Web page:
Changing one's behaviour is unusually very difficult, changing another person's is a lot of times a very uphill task. Personally I think after 50 years of independence, sanitation in the country is still pitiful largely because of the national priorities. Earlier this year in April, the National Health Research Priorities (2013-2018) were launched by the Vice-President, Dr Mohamed Gharib Bilal.

In a ranking order of 1 to 15, sanitation, water and hygiene for both Biomedical Research Priorities and Health Systems Research Priorities featured on seventh place while Social Determinants Health Research Priorities put key population behaviours at fifth place from 11 rankings.

If I was ever given a chance to air my views on how to quicken the pace, I would suggest we borrow a leaf or two from Dr Bindeshwar Pathak, a humanist and social reformer of contemporary India who is the founder of the Sulabh International, a sociologist and pioneer in social reform especially in the field of sanitation and hygiene.

In the 40 odd years that the organisation has been in existence, 1.2 million pourflush toilets have been constructed, 7500 public toilet cum bath complexes constructed and maintained, 200 biogas plants erected, 54 million government toilets constructed based on Sulabh design, 10.5 million people using toilets based on Sulabh design daily and has created over 30 million job opportunities.

According to India's recent census of September this year, nearly half of India's 1.2 billion people have no toilet at home, but more people own a mobile phone. Only 46.9 per cent of the 246.6 million households have toilets while 49.8 per cent defecate in the open.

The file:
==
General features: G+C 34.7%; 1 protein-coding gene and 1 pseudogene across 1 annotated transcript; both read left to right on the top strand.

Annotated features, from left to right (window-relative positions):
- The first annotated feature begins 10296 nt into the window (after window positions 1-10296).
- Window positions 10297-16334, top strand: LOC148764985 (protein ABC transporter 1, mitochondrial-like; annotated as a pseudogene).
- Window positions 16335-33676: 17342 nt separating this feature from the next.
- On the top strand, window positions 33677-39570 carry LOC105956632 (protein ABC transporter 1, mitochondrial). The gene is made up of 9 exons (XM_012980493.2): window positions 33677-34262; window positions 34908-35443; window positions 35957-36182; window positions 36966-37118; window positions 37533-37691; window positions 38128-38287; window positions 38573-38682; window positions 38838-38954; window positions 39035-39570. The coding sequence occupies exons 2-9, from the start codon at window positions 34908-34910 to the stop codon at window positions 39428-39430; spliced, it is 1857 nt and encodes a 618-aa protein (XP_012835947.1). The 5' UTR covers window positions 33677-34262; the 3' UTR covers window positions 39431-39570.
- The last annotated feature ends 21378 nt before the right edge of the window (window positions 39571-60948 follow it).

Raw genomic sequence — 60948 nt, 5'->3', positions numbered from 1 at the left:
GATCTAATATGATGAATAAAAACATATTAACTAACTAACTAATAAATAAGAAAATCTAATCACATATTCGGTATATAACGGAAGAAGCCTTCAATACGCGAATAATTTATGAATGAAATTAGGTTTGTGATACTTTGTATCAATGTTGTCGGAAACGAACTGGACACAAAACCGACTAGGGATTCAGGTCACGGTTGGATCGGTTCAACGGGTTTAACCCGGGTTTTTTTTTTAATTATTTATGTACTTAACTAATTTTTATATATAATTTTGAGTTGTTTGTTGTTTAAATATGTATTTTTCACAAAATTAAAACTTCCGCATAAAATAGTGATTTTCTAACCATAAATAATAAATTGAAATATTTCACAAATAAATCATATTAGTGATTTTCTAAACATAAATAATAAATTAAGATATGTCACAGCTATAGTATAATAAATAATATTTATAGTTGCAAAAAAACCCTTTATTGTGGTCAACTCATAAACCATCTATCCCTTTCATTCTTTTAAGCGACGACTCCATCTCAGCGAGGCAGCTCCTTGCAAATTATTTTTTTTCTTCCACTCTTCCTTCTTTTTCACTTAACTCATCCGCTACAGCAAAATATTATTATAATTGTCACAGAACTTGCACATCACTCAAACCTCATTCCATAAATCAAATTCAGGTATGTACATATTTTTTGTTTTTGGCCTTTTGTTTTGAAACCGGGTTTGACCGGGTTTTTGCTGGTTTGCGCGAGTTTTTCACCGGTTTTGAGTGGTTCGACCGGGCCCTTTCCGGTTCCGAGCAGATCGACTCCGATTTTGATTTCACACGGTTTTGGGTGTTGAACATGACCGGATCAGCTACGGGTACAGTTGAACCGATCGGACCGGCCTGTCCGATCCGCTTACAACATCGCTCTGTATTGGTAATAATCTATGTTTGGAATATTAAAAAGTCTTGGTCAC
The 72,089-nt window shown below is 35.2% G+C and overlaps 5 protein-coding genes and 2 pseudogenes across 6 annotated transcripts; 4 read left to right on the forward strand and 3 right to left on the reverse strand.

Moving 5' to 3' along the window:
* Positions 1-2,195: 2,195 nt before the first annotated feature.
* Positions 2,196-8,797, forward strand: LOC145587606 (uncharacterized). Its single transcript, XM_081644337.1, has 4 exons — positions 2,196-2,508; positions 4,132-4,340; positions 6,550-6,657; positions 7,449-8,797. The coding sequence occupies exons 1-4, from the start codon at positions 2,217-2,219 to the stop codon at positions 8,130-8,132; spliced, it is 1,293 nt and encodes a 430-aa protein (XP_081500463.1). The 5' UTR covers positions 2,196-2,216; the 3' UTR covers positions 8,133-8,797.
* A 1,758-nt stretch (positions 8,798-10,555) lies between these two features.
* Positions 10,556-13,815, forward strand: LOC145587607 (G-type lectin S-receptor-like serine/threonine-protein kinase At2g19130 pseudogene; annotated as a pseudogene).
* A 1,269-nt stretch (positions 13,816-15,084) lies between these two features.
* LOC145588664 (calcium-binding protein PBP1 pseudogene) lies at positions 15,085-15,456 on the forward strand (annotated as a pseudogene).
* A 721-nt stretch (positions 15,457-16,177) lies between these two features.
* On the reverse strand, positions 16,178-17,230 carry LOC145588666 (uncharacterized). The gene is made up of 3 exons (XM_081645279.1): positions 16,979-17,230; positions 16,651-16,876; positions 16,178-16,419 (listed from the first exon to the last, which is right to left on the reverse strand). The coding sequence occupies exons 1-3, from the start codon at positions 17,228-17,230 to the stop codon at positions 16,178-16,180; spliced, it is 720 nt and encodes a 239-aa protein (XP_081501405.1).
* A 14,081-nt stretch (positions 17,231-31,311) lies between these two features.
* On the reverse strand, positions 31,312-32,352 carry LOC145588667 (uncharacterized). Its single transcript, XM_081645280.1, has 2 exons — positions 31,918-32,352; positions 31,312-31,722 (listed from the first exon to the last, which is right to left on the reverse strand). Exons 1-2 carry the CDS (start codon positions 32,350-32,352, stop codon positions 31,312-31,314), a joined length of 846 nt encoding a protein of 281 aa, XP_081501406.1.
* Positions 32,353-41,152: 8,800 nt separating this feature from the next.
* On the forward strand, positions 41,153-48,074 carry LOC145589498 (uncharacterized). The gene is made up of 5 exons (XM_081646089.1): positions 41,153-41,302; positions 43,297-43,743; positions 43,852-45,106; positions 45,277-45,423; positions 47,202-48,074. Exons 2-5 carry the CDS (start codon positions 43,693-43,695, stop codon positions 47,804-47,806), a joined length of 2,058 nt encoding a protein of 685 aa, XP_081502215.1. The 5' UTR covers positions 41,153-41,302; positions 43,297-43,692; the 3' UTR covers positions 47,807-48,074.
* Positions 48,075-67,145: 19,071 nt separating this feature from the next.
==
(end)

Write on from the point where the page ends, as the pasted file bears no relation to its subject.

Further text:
The remaining 3.2 per cent use public toilets. Looking at these numbers, one would be quick to say that Sulabh International's efforts in trying to solve India's sanitation woes have been a drop in the ocean. This may be true depending on which side of the fence you are on but for a local NGO that hasn't taken a single grant from the government, the milestones that they have reached speak volumes.

The Founder through his organisation has been able to pull this near miracle through a simple invention, a twin pit latrine with a steep hole that doesn't require a lot of water to flush. When Sulabh first started, they were serving the lowest caste members who over centuries had to clean people's toilets and carry the load on their heads.

Through this quest, they ended up serving the majority of the India population as well as other countries. Dr Pathak recently said that Sulabh International is in its infant stages of opening up an international arm and plans to build toilets in 50 countries in Asia, Africa and Latin America.

"We are going to construct five public toilets, Sulabh individual toilets in 500 houses and biogas toilets in 100 schools in the respective countries," said Dr Pathak, after receiving the Lifetime Achievement Award instituted by the Rotary Club of Madras, for his outstanding contribution as a humanist and for being a social reformer, who has made a difference in the lives of many.

The Sulabh model has also been adopted by a number of countries, including China, Bhutan, Bangladesh, Afghanistan, Burkina Faso, Ghana, Kenya, Mali, Nigeria, Senegal, Tanzania and Zambia for expansion and promotion of sanitation facilities.

Source : http://allafrica.com/stories/201312210119.html?viewall=1